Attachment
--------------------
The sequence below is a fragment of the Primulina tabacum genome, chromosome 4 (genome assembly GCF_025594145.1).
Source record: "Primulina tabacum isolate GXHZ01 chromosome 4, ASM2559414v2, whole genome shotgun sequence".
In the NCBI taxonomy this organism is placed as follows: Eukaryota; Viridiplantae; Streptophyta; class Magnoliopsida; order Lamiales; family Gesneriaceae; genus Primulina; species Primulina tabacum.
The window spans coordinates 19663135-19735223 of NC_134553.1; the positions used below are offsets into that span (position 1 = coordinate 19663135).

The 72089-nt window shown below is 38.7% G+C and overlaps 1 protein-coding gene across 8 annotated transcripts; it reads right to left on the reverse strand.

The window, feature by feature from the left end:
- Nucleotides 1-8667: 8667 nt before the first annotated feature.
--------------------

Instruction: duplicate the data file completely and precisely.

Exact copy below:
The sequence below is a fragment of the Primulina tabacum genome, chromosome 4 (genome assembly GCF_025594145.1).
Source record: "Primulina tabacum isolate GXHZ01 chromosome 4, ASM2559414v2, whole genome shotgun sequence".
In the NCBI taxonomy this organism is placed as follows: Eukaryota; Viridiplantae; Streptophyta; class Magnoliopsida; order Lamiales; family Gesneriaceae; genus Primulina; species Primulina tabacum.
The window spans coordinates 19663135-19735223 of NC_134553.1; the positions used below are offsets into that span (position 1 = coordinate 19663135).

The 72089-nt window shown below is 38.7% G+C and overlaps 1 protein-coding gene across 8 annotated transcripts; it reads right to left on the reverse strand.

The window, feature by feature from the left end:
- Nucleotides 1-8667: 8667 nt before the first annotated feature.